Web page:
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Art of Getting By, The (2011)
Tuesday, November 29, 2011
Thematic elements including sexual content, language, teen drinking and partying.
Emma Roberts, Freddie Highmore , Alicia Silverstone, Michael Angarano, Elizabeth Reaser, Rita Wilson, Blair Underwood, Jarlath Conroy, Sasha Spielberg, Maya Ri Sanchez, Sophie Curtis
THE ART OF GETTING BY stars Freddie Highmore (Finding Neverland, Charlie and the Chocolate Factory) as George, a lonely and fatalistic teen who's made it all the way to his senior year without ever having done a real day of work, who is befriended by Sally (Emma Roberts – Scream 4), a beautiful and complicated girl who recognizes in him a kindred spirit.
Art of Getting By, The (2011) | Review
What's The Point?
George has talent (so does Freddie) and it's lurking below the surface waiting to be used, embraced, and shared. But as in most of these coming-of-age stories, he's struggling against the problems of the adult world, like deceit, lust, unfaithfulness, and insecurity as embodied by many of the role models around him. But thankfully, they're not the only adults he he has to look up to.
Blair Underwood co-stars as the principal of George's school, who tries harder and harder to engage his most talented student to make him care, to try, and ultimately succeed. Like Underwood's principal, Alicia Silverstone's English teacher also takes a turn trying to "lead up" this young man, while, as you probably already guessed, George's parents fail him in the first step of the "indie coming-of-age" model.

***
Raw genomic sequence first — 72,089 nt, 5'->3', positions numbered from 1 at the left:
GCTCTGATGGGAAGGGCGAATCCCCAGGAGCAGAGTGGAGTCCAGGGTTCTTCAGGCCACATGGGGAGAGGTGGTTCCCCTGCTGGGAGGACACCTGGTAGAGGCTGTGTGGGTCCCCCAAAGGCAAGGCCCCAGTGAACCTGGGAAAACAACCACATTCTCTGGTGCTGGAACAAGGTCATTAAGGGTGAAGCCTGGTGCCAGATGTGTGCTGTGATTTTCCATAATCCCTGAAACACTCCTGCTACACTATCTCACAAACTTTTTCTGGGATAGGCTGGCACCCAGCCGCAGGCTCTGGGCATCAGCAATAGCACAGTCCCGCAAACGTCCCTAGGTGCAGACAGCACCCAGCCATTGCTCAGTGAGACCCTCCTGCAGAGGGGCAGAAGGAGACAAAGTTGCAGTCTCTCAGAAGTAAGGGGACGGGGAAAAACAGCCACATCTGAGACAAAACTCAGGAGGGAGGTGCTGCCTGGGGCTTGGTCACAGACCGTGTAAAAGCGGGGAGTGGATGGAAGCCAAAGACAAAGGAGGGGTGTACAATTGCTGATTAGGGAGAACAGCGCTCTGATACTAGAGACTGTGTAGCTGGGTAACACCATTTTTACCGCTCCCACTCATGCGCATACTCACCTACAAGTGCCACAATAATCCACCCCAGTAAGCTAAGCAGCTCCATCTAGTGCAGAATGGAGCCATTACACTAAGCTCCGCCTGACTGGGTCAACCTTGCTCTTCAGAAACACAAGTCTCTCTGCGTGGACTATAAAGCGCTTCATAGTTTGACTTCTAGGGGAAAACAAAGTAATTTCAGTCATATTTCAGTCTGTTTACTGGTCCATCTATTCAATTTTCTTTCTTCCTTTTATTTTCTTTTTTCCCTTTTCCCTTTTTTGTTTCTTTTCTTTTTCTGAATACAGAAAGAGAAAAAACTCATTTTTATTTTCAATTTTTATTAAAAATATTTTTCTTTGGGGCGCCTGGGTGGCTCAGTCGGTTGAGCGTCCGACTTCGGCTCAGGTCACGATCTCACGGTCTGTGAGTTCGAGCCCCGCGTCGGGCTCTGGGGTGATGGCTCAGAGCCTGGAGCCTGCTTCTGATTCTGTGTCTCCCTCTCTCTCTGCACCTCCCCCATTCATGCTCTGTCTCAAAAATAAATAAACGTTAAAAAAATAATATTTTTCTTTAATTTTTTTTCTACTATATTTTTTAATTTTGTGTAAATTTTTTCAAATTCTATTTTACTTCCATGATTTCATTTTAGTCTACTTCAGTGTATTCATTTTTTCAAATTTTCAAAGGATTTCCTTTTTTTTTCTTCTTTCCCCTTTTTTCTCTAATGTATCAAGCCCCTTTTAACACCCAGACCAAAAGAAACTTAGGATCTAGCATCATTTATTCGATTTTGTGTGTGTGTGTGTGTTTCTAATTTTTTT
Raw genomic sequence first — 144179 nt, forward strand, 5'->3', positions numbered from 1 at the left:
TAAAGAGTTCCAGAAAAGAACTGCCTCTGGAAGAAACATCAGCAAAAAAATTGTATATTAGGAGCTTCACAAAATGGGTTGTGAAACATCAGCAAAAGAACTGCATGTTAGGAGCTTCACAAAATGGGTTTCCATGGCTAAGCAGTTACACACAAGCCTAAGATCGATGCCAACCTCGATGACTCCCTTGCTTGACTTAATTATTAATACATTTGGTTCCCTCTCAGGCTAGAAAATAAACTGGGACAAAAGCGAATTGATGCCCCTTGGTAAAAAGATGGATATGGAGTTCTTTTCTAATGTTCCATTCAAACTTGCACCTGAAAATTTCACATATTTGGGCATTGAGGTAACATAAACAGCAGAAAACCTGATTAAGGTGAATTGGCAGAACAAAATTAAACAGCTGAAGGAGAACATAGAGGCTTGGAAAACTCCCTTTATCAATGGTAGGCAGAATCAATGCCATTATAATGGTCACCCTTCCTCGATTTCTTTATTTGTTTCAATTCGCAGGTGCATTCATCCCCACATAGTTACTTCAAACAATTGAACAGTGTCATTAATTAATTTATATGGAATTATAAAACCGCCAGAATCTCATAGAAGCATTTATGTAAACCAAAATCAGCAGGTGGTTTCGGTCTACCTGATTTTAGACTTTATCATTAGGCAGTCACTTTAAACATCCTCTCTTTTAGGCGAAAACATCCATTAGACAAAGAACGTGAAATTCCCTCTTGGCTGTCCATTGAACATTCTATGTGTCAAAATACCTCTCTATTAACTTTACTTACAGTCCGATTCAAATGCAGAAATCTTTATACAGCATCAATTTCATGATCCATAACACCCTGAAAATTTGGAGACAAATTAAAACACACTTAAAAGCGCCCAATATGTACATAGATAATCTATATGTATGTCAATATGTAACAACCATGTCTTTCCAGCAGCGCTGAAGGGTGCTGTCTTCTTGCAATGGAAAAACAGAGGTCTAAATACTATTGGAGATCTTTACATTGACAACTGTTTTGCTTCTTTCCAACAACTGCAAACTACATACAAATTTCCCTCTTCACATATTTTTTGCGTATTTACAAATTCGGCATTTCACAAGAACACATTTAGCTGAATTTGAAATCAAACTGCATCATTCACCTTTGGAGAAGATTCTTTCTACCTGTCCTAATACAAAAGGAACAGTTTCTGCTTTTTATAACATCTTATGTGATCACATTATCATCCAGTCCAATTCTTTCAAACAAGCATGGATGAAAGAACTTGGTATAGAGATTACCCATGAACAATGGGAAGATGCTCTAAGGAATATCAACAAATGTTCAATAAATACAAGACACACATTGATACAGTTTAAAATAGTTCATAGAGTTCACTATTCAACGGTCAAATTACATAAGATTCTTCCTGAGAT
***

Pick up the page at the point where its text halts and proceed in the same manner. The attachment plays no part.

The other cliches follow: Sally is precocious but unsteady, falling under the sway of Dustin (Michael Angarano), a slightly older artist who George looks up to early on. Sally makes George see that life is worth living but it's only when she hurts him that he really exhibits his artistic power. Adults are not to be trusted and teens will figure out their lives on their own.
Fans of the usual teen movies with the emo, angsty bands on the soundtrack (Mates of State, The Shins, Clap Your Hands Say Yeah) will dig this film, and in the long run, it's not a hard movie to watch. George and Sally both learn something about themselves and each other. Sure, we'd like to see these kids learn it with less trial and error, less pain and suffering, but that's not really how life works, is it? We do struggle to make our way, we do wonder what's the point. And in the end, it's the love we find in community and receive from God that ultimately frees us to find ourselves and figure out who we're supposed to be. Without that, it might seem pretty pointless.
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